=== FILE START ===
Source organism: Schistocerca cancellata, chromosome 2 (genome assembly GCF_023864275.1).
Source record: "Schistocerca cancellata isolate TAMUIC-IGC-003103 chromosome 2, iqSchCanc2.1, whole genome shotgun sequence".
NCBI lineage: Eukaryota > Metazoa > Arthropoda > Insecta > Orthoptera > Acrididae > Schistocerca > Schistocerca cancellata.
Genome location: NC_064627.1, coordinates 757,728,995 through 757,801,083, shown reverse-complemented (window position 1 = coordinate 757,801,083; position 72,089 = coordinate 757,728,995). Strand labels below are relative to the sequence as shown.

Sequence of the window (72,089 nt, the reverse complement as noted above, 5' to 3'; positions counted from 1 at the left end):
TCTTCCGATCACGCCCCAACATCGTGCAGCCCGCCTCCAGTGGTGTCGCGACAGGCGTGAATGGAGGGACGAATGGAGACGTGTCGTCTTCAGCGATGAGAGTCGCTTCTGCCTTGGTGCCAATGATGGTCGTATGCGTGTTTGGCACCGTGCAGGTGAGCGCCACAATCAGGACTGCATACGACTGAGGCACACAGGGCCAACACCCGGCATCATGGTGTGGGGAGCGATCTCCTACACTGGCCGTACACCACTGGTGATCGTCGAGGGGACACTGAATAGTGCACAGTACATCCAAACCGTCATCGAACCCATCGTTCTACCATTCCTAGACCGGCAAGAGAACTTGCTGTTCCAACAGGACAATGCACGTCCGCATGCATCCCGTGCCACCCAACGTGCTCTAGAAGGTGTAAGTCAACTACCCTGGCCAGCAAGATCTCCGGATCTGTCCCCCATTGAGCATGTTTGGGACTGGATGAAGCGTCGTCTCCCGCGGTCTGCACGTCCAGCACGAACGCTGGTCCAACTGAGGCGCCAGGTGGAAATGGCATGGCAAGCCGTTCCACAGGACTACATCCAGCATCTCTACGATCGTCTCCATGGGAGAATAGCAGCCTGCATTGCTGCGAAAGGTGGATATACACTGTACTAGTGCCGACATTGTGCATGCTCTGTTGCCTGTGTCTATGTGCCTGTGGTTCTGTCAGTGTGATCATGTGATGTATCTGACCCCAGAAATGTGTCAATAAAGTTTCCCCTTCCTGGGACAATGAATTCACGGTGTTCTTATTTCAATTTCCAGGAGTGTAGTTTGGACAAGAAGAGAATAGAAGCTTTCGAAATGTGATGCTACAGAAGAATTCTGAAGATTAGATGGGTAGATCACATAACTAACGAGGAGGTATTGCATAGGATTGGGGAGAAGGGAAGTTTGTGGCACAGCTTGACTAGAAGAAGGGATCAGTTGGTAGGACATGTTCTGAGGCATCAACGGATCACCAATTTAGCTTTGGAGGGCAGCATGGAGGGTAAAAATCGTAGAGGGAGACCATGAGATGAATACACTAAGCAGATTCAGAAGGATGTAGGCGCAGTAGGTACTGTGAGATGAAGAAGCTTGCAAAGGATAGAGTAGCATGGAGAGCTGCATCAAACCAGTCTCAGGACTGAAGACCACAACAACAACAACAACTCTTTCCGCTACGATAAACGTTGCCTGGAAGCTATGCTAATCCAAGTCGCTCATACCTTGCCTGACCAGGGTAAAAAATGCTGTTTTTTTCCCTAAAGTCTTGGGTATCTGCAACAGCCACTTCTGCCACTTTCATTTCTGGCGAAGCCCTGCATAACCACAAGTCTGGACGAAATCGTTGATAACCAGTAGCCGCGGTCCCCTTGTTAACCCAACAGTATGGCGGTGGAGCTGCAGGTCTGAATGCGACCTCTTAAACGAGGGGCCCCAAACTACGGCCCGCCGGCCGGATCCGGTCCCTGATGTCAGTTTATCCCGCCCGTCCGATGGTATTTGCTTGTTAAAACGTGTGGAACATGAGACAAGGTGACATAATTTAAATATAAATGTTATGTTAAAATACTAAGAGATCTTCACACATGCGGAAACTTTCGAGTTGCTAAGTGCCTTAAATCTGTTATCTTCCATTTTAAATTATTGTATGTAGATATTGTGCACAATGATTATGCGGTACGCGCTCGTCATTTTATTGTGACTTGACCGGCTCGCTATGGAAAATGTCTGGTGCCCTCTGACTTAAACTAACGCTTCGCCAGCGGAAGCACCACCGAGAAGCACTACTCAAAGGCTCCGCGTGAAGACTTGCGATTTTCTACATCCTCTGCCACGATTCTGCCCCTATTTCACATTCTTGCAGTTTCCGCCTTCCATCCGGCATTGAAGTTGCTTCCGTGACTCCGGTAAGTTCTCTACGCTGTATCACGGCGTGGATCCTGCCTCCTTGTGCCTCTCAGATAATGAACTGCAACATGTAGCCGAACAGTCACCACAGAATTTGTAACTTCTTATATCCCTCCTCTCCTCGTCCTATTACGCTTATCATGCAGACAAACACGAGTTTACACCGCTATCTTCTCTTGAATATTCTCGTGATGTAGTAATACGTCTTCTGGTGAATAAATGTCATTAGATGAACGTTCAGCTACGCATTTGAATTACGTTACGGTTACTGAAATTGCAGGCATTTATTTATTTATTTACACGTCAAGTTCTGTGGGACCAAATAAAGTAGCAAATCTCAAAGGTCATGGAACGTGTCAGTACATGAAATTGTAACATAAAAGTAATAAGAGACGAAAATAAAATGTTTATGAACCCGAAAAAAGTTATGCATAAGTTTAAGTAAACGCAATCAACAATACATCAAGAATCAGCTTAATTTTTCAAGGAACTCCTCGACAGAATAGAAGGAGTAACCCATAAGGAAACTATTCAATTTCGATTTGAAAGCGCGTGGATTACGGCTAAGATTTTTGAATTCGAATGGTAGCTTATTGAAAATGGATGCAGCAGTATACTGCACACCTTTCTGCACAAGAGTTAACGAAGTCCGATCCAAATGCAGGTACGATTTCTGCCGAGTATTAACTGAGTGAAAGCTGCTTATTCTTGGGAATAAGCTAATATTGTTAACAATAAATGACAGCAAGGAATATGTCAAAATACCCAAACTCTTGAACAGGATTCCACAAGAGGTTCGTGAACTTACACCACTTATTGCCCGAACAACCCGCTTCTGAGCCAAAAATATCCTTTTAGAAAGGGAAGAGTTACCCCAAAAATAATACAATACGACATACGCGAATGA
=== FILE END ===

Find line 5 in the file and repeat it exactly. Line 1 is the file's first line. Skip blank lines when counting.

Sequence of the window (72,089 nt, the reverse complement as noted above, 5' to 3'; positions counted from 1 at the left end):